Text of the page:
A View from the CT Foxhole: Joseph Maguire, Acting Director of National Intelligence.

AuthorCruickshank, Paul

Joseph Maguire was sworn in as the sixth director of the National Counterterrorism Center (NCTC) on December 27, 2018. In August 2019, he became the Acting Director of National Intelligence (DNI). Maguire previously served as NCTC's Deputy Director for Strategic Operational Planning from 2007 to 2010, and represented the Center as a part of the National Security Council's Counterterrorism Security Group.

Prior to his confirmation as the director of NCTC, Maguire served as president and CEO of the Special Operations Warrior Foundation, a non-profit organization that provides college scholarships and educational counseling to the surviving children of fallen special operations personnel, and immediate financial grants to severely combat-wounded and hospitalized special operations personnel and their families. Prior to leading the foundation, he was a vice president with Booz Allen Hamilton. Maguire retired from the United States Navy in 2010 as a vice admiral, culminating a 36-year career as a naval special warfare officer. He commanded at every level, including the Naval Special Warfare Command.

NCTC leads and integrates the national counterterrorism (CT) effort by fusing foreign and domestic CT information, providing terrorism analysis, sharing information with partners across the counterterrorism enterprise, and driving whole-of government action to secure national CT objectives.

CTC: Eighteen years on from 9/11, what is your assessment of the jihadi terrorist threat facing the U.S. homeland and U.S. interests overseas?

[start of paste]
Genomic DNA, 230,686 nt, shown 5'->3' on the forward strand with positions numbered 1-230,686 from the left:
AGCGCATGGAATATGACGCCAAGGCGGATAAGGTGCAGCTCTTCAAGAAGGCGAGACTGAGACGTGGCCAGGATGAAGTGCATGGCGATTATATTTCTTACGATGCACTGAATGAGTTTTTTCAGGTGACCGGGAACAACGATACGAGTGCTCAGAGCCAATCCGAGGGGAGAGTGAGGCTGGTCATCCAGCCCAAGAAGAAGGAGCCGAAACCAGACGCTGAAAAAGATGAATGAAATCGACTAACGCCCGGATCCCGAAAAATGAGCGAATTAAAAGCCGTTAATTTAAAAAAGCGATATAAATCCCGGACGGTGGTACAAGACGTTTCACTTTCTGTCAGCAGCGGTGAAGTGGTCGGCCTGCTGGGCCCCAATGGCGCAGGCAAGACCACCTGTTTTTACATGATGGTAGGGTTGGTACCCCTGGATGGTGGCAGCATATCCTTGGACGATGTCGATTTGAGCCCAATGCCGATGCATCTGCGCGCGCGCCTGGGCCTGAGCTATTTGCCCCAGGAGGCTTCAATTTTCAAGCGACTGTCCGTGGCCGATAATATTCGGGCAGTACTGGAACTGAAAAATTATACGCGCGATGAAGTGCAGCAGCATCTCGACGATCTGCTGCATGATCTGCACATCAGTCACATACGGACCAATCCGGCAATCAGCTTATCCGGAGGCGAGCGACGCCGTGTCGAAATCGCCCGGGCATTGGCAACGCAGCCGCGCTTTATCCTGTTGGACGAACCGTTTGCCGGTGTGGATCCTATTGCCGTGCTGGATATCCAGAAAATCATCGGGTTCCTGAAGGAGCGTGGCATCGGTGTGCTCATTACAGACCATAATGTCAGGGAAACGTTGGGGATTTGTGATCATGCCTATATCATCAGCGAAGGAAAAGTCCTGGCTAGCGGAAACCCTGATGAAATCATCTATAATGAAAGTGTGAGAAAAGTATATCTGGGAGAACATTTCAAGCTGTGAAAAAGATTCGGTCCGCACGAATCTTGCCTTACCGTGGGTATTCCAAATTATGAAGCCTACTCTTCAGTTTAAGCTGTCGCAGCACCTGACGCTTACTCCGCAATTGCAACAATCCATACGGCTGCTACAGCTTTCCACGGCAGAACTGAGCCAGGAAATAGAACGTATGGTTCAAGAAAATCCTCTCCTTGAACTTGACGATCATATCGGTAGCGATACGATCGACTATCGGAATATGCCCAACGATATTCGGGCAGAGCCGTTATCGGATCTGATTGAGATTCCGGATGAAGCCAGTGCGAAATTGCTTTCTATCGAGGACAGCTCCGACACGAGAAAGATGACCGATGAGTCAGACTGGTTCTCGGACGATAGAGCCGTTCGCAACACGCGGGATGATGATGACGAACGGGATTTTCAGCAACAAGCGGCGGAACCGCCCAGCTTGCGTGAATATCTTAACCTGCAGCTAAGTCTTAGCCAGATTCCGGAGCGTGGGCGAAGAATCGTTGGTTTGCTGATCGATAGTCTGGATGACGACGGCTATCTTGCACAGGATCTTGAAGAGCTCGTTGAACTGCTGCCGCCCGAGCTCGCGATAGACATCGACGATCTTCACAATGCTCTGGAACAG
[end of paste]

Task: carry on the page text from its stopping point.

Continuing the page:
Maguire: The counterterrorism enterprise is the best example of integration that exists across our national security establishment. We built a comprehensive infrastructure to analyze, assess and minimize the terrorism threat. Since the catastrophic attacks on 9/11, we have significantly diminished the ability of jihadists to strike the U.S. by removing hundreds of leaders and operatives, disrupting dozens of networks and plots, and degrading safe havens. But some jihadist groups still have that intent, not only to target the homeland but also our interests overseas. They are continually adapting to setbacks by modifying their tactics, seeking out alternative safe havens, and using new and emerging technologies to communicate, recruit, and conduct attacks. This makes for an increasingly diverse and unpredictable threat, and one that has evolved over time. Eighteen years ago, we were primarily focused on al-Qa'ida, which was then headquartered in the Federally Administered Tribal Areas of Pakistan and along the Afghanistan/Pakistan border areas. Fast forward to now, and the global jihadist threat landscape still includes al-Qa'ida, but also now its four affiliates as well as ISIS and its network of almost two dozen global branches and networks. In fact, we assess global jihadist groups have extended their reach into more countries than at any other point in the movement's 40-year history. This growth has largely paralleled the deterioration of security, governance, and humanitarian conditions in parts of Africa, the Middle East, and South and Southeast Asia. While this threat will continue to be a challenge for us, the U.S. and our partners continue to achieve significant successes applying kinetic pressure on top of the jihadist organizations--most recently demonstrated through the degradation of ISIS safe havens in Iraq and Syria--which has taken time away from them and diminished the luxury they had to plan and execute external attacks. Going forward, we will need to apply persistent pressure against these groups, but we also need to expand our tools in the toolbox to do much more than kinetic to address the permissive environments which they repeatedly exploit.